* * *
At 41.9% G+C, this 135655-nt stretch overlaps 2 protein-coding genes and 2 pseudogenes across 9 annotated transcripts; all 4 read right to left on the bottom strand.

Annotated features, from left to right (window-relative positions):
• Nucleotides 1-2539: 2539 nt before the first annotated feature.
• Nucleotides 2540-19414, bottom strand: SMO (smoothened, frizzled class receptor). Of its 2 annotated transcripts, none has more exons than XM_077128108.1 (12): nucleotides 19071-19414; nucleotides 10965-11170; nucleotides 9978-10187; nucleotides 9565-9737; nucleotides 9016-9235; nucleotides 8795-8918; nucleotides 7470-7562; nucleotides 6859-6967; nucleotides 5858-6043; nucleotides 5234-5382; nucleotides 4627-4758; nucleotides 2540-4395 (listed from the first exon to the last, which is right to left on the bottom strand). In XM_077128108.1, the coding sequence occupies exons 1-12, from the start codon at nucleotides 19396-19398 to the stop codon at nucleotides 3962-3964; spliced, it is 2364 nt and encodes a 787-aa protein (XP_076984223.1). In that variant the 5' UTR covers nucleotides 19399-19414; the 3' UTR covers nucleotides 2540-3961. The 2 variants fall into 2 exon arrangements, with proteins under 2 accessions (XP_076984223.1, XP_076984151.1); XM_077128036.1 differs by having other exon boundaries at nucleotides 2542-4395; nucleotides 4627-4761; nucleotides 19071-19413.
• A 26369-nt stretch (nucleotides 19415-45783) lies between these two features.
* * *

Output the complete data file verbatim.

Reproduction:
At 41.9% G+C, this 135655-nt stretch overlaps 2 protein-coding genes and 2 pseudogenes across 9 annotated transcripts; all 4 read right to left on the bottom strand.

Annotated features, from left to right (window-relative positions):
• Nucleotides 1-2539: 2539 nt before the first annotated feature.
• Nucleotides 2540-19414, bottom strand: SMO (smoothened, frizzled class receptor). Of its 2 annotated transcripts, none has more exons than XM_077128108.1 (12): nucleotides 19071-19414; nucleotides 10965-11170; nucleotides 9978-10187; nucleotides 9565-9737; nucleotides 9016-9235; nucleotides 8795-8918; nucleotides 7470-7562; nucleotides 6859-6967; nucleotides 5858-6043; nucleotides 5234-5382; nucleotides 4627-4758; nucleotides 2540-4395 (listed from the first exon to the last, which is right to left on the bottom strand). In XM_077128108.1, the coding sequence occupies exons 1-12, from the start codon at nucleotides 19396-19398 to the stop codon at nucleotides 3962-3964; spliced, it is 2364 nt and encodes a 787-aa protein (XP_076984223.1). In that variant the 5' UTR covers nucleotides 19399-19414; the 3' UTR covers nucleotides 2540-3961. The 2 variants fall into 2 exon arrangements, with proteins under 2 accessions (XP_076984223.1, XP_076984151.1); XM_077128036.1 differs by having other exon boundaries at nucleotides 2542-4395; nucleotides 4627-4761; nucleotides 19071-19413.
• A 26369-nt stretch (nucleotides 19415-45783) lies between these two features.